Home GUT and OBG A Case of Recurrent Pregnancy Loss due to Bicornuate Uterus

A Case of Recurrent Pregnancy Loss due to Bicornuate Uterus

Clinical History
Examination
Investigations
Diagnosis
Treatment
Discussion
References
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30 year old G10 P4 L2 A5 D2 came with h/o 1.5 months of amenorrhoea with c/o bleeding PV since 2 weeks a/wpain,c/o fatigue since 2 days.

History of present pregnancy : 1st trimester – conceived spontaneously, pregnancy detected by UPT 1 week back, confirmed by USG.

Obstretic History

G10 P4 L2 A5 D2

1st – concieved spontaneously, breech delivery, male died at 22 days. Cause of death – jaundice

2nd- conceived spontaneously, spontaneous abortion at 2 months, D&C done

3rd – conceived spontaneously, spontaneous abortion at 2.5 months

4th – conceived spontaneously, spontaneous abortion at 1.5 months

5th – conceived spontaneously, spontaneous abortion at 3 months

6th – conceived spontaneously, cervical encerclage at 4th month, FTND, female baby died at 2 years. Cause of death – Tuberculosis

7th – conceived spontaneously, FTND, female baby, 9 years of age, currently active and healthy

8th – concieved spontaneously, FTND, female baby, 8 years of age, currently active and healthy.

9th – concieved spontaneously, consumption of MTP pills at 1.5 months, complete abortion.

10th – conceived spontaneously, present one.

Menstrual history:

LMP – 9/3/19

EDD – 16/12/19

POG – 6 weeks 2 days

Past cycles – 3-5/30, regular, moderate flow, No pain , No clots.

H/o of Laproscopic sterilization done in 2011 and 2015

GENERAL PHYSICAL EXAMINATION:

Pulse – 84 bpm

BP – 130/80 mm Hg

Pallor absent

SYSTEMIC EXAMINATION :

CVS – S1, S2 heard. No murmurs

RS – B/L normal vesicular breath sounds heard. No added sounds

P/A – Soft, non tender. No organomegaly

P/S – No discharge, cervix healthy

P/V – uterus bulky, corresponds to 8 weeks size.

Hb – 12.4gm/dl (12-15 gm/dl)
TLC – 11410 cells/cumm (4000 – 11000 cells/cumm)
DC: Neutrophils – 59.1
Lymphocytes – 34.9
Eosinophils – 1.6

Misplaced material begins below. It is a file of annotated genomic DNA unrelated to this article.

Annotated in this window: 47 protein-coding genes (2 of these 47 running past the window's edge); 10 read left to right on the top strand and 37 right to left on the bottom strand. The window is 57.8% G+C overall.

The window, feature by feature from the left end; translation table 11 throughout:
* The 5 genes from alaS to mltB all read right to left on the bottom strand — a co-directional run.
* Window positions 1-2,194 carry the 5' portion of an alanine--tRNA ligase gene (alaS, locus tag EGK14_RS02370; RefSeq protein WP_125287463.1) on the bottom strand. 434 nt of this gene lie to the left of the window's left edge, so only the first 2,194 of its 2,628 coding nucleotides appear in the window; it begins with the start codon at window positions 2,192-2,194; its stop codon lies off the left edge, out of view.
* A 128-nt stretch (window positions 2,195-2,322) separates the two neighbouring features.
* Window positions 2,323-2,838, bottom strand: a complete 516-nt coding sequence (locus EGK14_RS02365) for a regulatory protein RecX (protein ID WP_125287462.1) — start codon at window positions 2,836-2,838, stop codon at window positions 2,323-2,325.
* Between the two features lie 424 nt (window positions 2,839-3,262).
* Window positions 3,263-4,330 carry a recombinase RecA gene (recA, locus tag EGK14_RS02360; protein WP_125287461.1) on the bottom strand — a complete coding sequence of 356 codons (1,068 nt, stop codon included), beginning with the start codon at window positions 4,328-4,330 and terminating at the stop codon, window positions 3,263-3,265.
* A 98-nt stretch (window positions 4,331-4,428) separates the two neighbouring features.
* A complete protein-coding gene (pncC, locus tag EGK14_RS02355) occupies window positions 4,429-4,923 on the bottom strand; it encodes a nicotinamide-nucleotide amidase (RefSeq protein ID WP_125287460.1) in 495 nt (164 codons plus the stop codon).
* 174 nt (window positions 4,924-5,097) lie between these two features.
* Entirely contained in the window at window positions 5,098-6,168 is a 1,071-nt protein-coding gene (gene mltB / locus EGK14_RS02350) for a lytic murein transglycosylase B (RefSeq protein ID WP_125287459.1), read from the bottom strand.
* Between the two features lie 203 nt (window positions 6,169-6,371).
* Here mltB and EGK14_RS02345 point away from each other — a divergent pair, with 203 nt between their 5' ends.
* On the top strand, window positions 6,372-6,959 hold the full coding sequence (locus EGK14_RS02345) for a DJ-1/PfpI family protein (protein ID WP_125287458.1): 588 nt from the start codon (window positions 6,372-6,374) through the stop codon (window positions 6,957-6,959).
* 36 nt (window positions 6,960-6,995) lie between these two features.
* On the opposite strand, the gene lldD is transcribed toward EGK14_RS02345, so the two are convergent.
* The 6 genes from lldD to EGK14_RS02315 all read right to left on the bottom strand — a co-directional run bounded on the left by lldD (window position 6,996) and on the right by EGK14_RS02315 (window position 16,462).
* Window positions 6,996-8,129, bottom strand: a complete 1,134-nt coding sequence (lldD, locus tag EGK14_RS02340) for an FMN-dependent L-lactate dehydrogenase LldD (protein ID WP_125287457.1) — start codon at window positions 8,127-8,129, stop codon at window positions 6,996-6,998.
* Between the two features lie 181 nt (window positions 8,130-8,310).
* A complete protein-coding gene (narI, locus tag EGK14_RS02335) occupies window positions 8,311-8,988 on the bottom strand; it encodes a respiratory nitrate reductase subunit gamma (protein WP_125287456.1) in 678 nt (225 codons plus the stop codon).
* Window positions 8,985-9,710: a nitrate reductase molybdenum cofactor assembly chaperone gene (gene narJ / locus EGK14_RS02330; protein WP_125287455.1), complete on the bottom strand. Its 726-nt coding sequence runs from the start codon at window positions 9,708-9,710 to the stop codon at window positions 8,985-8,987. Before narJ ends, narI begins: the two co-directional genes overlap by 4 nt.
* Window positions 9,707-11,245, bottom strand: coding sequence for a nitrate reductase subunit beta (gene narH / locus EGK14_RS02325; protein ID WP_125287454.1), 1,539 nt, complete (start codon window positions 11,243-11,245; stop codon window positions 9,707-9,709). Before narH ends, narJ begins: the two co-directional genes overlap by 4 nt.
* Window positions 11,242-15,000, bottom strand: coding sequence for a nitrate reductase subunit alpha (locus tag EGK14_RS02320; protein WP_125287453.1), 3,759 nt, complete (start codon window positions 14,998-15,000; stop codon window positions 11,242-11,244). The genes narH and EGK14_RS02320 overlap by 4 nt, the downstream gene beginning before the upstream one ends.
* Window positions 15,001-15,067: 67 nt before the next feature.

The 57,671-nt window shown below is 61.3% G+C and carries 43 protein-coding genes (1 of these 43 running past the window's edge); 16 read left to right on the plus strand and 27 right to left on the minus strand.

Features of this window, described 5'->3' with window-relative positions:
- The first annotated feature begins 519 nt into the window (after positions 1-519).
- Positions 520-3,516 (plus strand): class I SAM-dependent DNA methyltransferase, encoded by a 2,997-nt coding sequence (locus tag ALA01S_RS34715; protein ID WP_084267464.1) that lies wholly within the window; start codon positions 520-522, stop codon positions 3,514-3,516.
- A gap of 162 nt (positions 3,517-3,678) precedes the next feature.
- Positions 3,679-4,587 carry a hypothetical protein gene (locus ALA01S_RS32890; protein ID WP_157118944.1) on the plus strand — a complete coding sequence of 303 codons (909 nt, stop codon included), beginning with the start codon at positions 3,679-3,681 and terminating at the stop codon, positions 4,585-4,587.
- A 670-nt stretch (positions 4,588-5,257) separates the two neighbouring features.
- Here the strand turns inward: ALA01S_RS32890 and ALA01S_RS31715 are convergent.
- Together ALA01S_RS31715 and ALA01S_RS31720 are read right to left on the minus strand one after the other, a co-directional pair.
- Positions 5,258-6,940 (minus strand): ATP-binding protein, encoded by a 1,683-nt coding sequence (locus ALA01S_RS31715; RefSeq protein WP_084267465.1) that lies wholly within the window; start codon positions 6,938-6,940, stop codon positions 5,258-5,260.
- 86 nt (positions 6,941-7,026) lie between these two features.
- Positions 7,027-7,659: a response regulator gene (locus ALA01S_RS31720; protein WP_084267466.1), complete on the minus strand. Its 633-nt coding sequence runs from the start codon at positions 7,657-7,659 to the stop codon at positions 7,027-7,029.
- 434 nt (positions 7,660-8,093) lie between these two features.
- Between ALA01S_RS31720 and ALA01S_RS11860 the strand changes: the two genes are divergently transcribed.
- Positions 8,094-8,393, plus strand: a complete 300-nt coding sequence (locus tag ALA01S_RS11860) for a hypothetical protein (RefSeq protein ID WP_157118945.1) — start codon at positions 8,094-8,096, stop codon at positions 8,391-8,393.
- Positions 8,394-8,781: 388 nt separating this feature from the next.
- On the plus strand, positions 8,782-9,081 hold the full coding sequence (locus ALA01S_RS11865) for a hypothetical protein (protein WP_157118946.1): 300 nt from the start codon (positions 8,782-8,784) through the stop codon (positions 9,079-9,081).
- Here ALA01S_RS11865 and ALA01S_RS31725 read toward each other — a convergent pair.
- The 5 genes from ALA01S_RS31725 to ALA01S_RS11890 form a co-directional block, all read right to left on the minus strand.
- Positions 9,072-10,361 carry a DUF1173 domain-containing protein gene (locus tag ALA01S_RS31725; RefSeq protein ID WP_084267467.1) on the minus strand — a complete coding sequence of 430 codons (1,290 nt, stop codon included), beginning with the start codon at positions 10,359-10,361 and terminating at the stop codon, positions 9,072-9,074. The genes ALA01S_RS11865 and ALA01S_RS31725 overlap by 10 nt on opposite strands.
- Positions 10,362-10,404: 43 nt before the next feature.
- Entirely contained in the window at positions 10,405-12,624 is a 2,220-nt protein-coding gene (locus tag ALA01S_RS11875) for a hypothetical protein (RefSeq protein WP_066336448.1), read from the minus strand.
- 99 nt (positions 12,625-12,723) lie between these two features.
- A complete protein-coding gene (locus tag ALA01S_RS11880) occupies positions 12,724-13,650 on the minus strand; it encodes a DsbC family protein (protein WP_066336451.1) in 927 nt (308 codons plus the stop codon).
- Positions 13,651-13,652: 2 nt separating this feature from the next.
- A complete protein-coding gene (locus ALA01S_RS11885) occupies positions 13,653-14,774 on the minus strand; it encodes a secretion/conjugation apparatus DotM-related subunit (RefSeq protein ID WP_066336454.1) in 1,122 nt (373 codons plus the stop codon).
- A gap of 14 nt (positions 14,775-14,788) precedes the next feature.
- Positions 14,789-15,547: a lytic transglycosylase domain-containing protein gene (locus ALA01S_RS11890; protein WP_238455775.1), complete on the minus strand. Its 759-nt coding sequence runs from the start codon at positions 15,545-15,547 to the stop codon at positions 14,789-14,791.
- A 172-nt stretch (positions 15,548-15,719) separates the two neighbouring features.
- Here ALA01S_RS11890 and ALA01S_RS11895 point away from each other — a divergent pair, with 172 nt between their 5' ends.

Monocytes – 4.1
Basophils – 0.3
PCV – 38.9 (36-46%)
Rbc count – 5.08 million/cumm (3.8-4.8 million/cumm)    

  1. Chromosomal abnormality
  2. Inherited thrombophilias
  3. Anti -phospholipid antibody syndrome
  4. Poorly controlled diabetes
  5. Thyroid autoantibodies
  6. Luteal phase defect
  7. Polycystic ovarian syndrome

Diagnosis:
30 Year old Gravida 10 Para 4 Living 2 Abortion 5 Death 2 with 6 weeks 2 days of gestation with BicornuateUnicollis Uterus with implantation in the left horn.

Procedure:
MTP with Laproscopic bilateral salpingectomy under GA.

Laproscopic findings:

BicornateUnicollis uterus noted
Right hydrosalpinx noted
Fallope rings of old tubectomy present on the right tube
Left tube not tubectomized
Bilateral salpingectomy done

Per-operative findings:

Products of conception present in the left horn
6 weeks size uterus noted
Products sent for HPE.

Congenital uterine anomalies result from the abnormal formation, fusion, or resorption of Müllerian duct during fetal life.

They are present in, 2–8% of infertile women, and 5–30% of women with a history of miscarriage(1).
Premature deliveries (29%), spontaneous first-trimester abortions (24%), ectopic pregnancies (3%), abnormal fetal presentations (23%) and a high cesarean section rate (27.5%) occurred in those patients.
In 30% of the patients, cervical incompetence was diagnosed. Improved obstetric outcomes occurred in patients treated with cervical cerclage(5).
Although uterine anomalies are associated with adverse reproductive outcomes, healthy reproductive outcomes are possible.
Females with obstructive uterine anomalies tend to present during adolescence due to pelvic pain or dysmenorrhea, and those with non obstructive uterine anomalies may not be identified until evaluation of pregnancy loss, an obstetric complication, or infertility is initiated.